The trade union body has set out options for taxing the small number of individuals with wealth over £3 million, £5 million and £10 million
A modest wealth tax on the richest 140,000 individuals in the country could raise more than £10bn to help pay for public services, according to the Trades Union Congress (TUC).
With the country’s public services in a dire state and with the Tories repeatedly using excuses about not having enough money to invest in them, the TUC has set out a clear plan for how further money could be raised, by taxing the wealthiest 0.3% of the UK population, as it called for a “national conversation about taxing wealth”.
The trade union body has set out options for taxing the small number of individuals with wealth over £3 million, £5 million and £10 million, excluding pensions. It says that the options are illustrative examples of what a wealth tax could look like, using Spain’s existing policy as a potential model.
It proposes the following:
- A wealth threshold of £3 million with a marginal tax rate of 1.7% would yield £2.7 billion (with the tax payable on wealth above £3 million by 142,000 individuals or 0.27% of adults in the UK)
- A further wealth threshold of £5 million with a marginal tax rate of 2.1% would yield an additional £3.2 billion (with the tax payable on wealth above £5 million by 48,000 individuals or 0.09% of adults in the UK)
- A further wealth threshold of £10 million with a marginal tax rate of 3.5 % would yield an additional £4.6 billion (with the tax payable on wealth above £10 million by 17,000 individuals or 0.02% of adults in the UK).
The tax would apply as a marginal rate on wealth and assets above each threshold – in the same way income tax works. For example:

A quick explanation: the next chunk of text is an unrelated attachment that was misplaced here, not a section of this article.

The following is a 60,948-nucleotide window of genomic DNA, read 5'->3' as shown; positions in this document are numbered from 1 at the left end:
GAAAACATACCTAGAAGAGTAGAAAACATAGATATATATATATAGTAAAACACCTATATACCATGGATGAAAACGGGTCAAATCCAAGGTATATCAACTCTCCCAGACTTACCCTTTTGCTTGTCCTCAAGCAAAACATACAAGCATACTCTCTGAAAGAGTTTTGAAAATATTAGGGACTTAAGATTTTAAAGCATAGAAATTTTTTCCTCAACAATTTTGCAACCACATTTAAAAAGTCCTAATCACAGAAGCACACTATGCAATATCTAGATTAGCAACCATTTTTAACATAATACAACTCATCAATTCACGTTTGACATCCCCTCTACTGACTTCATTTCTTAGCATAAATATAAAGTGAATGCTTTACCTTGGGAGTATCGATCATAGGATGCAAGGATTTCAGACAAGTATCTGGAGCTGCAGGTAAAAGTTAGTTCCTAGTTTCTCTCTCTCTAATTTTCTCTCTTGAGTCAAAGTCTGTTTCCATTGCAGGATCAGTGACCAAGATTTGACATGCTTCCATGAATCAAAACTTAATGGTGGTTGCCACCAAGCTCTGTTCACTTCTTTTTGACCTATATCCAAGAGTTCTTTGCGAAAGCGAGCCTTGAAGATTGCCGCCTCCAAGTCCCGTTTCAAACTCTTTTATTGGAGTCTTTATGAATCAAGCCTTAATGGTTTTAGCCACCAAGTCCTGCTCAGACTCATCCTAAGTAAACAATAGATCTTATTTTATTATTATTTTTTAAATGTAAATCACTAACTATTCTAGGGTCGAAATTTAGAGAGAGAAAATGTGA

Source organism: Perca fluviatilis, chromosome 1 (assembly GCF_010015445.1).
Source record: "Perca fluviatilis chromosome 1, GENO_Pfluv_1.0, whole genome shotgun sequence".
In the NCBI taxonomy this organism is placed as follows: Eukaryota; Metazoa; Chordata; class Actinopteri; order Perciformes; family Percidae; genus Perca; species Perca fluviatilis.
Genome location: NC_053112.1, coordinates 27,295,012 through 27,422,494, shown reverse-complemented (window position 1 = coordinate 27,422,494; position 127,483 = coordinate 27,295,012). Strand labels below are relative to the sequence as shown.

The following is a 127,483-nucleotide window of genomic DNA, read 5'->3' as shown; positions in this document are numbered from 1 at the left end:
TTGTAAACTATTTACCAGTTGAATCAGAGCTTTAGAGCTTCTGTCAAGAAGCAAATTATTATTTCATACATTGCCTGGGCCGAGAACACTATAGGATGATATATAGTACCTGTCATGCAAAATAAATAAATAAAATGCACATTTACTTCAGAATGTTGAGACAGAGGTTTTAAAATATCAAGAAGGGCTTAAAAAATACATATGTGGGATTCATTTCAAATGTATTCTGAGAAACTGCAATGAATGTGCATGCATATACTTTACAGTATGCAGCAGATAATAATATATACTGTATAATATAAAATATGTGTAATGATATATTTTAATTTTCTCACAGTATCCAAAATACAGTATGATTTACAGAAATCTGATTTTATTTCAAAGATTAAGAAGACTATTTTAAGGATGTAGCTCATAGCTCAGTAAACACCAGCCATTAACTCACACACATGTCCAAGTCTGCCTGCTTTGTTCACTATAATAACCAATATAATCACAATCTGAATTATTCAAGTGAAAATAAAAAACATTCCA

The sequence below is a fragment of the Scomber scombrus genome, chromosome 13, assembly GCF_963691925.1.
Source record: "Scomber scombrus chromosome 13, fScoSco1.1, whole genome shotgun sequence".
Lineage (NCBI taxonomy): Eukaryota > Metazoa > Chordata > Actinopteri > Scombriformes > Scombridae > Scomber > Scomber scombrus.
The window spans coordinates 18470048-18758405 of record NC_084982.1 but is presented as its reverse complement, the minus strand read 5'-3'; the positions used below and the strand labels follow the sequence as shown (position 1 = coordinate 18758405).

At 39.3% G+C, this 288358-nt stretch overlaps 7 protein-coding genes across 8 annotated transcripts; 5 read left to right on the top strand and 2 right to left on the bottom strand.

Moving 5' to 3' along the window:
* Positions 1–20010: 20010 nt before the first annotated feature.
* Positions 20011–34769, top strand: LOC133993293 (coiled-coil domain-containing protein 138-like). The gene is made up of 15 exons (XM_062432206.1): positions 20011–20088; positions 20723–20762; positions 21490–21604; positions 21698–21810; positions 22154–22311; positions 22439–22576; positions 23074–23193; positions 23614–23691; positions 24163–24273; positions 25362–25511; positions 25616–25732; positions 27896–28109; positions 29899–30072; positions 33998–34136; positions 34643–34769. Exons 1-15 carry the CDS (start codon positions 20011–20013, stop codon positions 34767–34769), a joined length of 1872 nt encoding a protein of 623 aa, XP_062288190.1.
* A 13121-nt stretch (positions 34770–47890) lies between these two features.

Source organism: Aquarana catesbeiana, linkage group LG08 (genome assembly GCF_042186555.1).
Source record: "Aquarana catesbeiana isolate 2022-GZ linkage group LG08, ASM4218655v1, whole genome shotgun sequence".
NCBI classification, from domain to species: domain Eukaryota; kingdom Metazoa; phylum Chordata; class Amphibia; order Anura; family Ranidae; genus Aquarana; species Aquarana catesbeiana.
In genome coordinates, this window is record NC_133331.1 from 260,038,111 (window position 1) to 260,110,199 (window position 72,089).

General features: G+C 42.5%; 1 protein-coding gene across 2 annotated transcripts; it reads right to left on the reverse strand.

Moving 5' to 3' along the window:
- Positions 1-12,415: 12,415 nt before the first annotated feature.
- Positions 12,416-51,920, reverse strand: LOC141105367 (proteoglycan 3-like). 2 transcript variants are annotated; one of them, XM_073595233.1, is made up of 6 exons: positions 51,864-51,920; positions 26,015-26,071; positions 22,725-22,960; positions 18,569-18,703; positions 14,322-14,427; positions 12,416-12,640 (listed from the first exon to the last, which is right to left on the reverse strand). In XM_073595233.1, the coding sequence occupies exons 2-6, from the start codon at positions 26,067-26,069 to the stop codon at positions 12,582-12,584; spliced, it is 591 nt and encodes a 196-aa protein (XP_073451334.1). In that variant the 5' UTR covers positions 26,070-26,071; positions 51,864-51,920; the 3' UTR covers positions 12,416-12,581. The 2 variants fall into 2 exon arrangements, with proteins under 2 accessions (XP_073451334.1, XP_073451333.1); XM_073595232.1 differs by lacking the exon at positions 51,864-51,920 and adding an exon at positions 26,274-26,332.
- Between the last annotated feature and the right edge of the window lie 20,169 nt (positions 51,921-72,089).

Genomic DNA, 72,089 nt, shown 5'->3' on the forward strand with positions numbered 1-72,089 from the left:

Someone with £3 million wealth would pay nothing.
Someone with £4m wealth would pay tax on £1m of their wealth – paying £17,000.
Someone with £9m would pay tax on £6m of their wealth – paying £118,000
TUC General Secretary Paul Nowak said: “It’s time to start a national conversation about how we tax wealth in this country.
“It is absurd that a nurse pays a bigger share of their income in tax than a city trader does on profits from their investment portfolio.
“That’s not only fundamentally unfair and unjust – it’s bad for our economy too.
“Our broken tax system means those at the top are hoarding wealth and getting richer and richer, while working people struggle to get by.
“That is starving our economy of spending – as it’s working people who spend their money on our high streets – and it’s starving our public services of much-needed funds.
“This research sets out potential options for getting those with the broadest shoulders to pay a fairer share.”
Basit Mahmood is editor of Left Foot Forward